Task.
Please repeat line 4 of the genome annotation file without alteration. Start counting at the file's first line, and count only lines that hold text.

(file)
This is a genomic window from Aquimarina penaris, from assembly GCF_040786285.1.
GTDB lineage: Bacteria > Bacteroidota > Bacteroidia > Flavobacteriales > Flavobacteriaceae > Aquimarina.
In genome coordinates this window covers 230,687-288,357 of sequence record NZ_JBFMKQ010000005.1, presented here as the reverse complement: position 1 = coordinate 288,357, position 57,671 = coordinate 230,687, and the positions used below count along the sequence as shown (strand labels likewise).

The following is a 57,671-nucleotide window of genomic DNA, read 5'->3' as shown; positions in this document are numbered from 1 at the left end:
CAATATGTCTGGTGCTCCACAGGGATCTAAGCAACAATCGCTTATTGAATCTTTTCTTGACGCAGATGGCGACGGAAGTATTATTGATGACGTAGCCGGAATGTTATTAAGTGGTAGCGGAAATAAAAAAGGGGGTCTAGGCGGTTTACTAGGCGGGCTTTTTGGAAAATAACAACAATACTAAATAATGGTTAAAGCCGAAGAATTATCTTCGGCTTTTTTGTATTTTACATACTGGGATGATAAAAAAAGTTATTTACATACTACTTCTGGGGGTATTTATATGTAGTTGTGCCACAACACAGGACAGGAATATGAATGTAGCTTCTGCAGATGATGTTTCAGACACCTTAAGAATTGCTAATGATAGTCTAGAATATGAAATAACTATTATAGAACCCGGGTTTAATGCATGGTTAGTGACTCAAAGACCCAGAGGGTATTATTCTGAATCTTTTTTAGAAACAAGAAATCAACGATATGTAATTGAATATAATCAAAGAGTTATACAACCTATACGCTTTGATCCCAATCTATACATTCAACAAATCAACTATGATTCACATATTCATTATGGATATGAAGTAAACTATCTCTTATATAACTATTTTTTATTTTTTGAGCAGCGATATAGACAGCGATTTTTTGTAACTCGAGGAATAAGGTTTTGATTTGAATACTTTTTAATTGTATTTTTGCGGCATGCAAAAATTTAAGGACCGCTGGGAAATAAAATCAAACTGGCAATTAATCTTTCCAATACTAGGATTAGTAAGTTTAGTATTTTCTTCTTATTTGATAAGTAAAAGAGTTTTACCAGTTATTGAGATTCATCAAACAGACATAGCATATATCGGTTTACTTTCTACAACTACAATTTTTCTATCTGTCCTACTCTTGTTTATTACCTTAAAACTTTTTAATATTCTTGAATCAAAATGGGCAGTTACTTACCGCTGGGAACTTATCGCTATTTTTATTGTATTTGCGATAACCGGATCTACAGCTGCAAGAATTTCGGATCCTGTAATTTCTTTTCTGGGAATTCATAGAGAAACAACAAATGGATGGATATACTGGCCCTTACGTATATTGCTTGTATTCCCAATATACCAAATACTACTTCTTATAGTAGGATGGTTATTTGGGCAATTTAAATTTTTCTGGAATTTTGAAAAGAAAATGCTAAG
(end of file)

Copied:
The following is a 57,671-nucleotide window of genomic DNA, read 5'->3' as shown; positions in this document are numbered from 1 at the left end: